The European Commission could freeze hundreds of millions of euros in assistance for Bulgaria next week after a leaked report highlighted spending irregularities, corruption and organised crime.
The situation has undermined the use of EU funds and could hinder Sofia's entry into the Schengen passport-free area and the euro currency zone, according to diplomats.
"Bulgaria is not able to reap the full benefits of this [EU] assistance because of critical weaknesses in administrative and judicial capacity," the draft report said, news agencies reported on Friday.
"High level corruption and organised crime exacerbates these problems of general weakness."
The European Commission report, which has been described by EU officials as the most scathing ever written about a member state, is due to be published on Wednesday and could be amended before then.
Bulgaria joined the European Union in 2007, along with neighbouring Romania, on the condition that it clamp down on corruption and organised crime.
But while the European Union says that Romania has made progress in those areas, Bulgaria has not.
"Bulgaria is a very clear case," one EU official said.
"You can do a simple test: How many [organised crime] prosecutions have there been? The simple answer is: there haven't been any," said the official, who spoke on condition of anonymity.
Two EU officials said that almost $1 billion of aid was at stake. They said how much could be suspended remains an open question.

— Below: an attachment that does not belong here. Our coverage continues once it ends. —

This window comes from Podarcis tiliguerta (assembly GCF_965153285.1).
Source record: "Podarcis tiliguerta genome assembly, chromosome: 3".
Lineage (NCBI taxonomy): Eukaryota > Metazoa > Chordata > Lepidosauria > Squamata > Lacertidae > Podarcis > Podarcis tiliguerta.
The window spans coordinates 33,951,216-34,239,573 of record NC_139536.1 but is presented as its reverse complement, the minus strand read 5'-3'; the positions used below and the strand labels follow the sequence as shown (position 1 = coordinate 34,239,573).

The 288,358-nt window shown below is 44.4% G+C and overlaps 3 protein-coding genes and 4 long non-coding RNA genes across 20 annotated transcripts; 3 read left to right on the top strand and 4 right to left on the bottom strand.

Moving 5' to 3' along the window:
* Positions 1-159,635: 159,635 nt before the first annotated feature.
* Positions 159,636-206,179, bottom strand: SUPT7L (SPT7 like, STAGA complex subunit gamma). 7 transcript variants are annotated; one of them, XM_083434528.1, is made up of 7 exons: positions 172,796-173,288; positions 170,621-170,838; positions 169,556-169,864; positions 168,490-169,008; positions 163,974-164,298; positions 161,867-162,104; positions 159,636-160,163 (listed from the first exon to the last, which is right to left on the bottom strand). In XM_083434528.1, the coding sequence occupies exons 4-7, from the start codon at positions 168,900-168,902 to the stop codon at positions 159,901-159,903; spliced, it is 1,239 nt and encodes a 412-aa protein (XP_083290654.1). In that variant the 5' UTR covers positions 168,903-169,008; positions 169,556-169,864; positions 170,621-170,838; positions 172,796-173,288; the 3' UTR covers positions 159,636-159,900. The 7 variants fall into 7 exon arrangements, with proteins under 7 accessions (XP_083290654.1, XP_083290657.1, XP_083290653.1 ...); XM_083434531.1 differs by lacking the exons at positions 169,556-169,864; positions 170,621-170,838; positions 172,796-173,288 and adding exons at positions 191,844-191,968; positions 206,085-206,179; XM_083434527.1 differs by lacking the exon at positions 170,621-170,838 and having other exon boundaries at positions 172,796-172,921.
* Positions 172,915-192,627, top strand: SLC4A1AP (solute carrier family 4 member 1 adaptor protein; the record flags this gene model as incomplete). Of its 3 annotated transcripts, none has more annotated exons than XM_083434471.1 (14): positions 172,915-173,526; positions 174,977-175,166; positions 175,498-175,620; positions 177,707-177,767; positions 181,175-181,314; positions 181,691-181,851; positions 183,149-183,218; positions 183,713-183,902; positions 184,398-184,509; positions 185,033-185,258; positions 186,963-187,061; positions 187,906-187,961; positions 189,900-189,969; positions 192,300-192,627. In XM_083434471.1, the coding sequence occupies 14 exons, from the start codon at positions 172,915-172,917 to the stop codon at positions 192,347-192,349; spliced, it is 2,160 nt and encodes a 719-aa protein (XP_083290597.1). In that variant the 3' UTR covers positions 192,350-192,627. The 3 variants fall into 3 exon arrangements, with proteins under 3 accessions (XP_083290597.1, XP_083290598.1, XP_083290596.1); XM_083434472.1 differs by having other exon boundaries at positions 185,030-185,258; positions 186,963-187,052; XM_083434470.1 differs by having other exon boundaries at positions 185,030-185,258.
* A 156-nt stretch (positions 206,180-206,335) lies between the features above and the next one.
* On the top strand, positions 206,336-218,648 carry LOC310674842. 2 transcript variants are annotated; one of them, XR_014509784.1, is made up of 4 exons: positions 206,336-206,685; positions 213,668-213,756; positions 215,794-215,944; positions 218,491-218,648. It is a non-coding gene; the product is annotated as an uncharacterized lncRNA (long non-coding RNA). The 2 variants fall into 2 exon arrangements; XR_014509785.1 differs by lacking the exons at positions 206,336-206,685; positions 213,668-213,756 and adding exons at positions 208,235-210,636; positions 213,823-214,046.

Johannes Laitenberger, the chief European commission spokesman, confirmed on Friday that the EU executive is looking at EU spending in Bulgaria, but stressed "there will not be a finalised report" until Wednesday.
Last month, the European commission froze about $190,000m in agricultural aid to the country, citing spending irregularities.
That decision was the "direct result of an investigation by the EU's anti-fraud
office," Michael Mann, the EU spokesman, said.
Plea for leniency
Sergei Stanishev, the Bulgarian prime minister, pleaded for leniency and cautioned the EU that a wholesale freezing of its funds would only alienate many Bulgarians.
In a cabinet shuffle in April, Stanishev named Meglena Plugchieva as deputy premier in charge of EU spending in Bulgaria.
The former envoy to Germany has reorganised government agencies, launched a debate about overhauling Bulgaria's public procurement laws and created a blacklist of companies involved in irregular spending of EU funds.
Plugchieva was in Brussels on Friday to discuss the matter with EU officials.
"I do not share the opinion that Bulgaria should somehow be put in a category of second class member of the EU," she said.
Meglena Kuneva, Bulgaria's EU commissioner in Brussels, has avoided commenting directly on the EU spending issue.
"Bulgarians are very ambitious, and they will get things right," she said this week.
However, the draft report was leaked as a survey in Bulgaria showed that public confidence in the government, police, army and judiciary is waning rapidly and stands at its lowest ebb since the country joined the EU.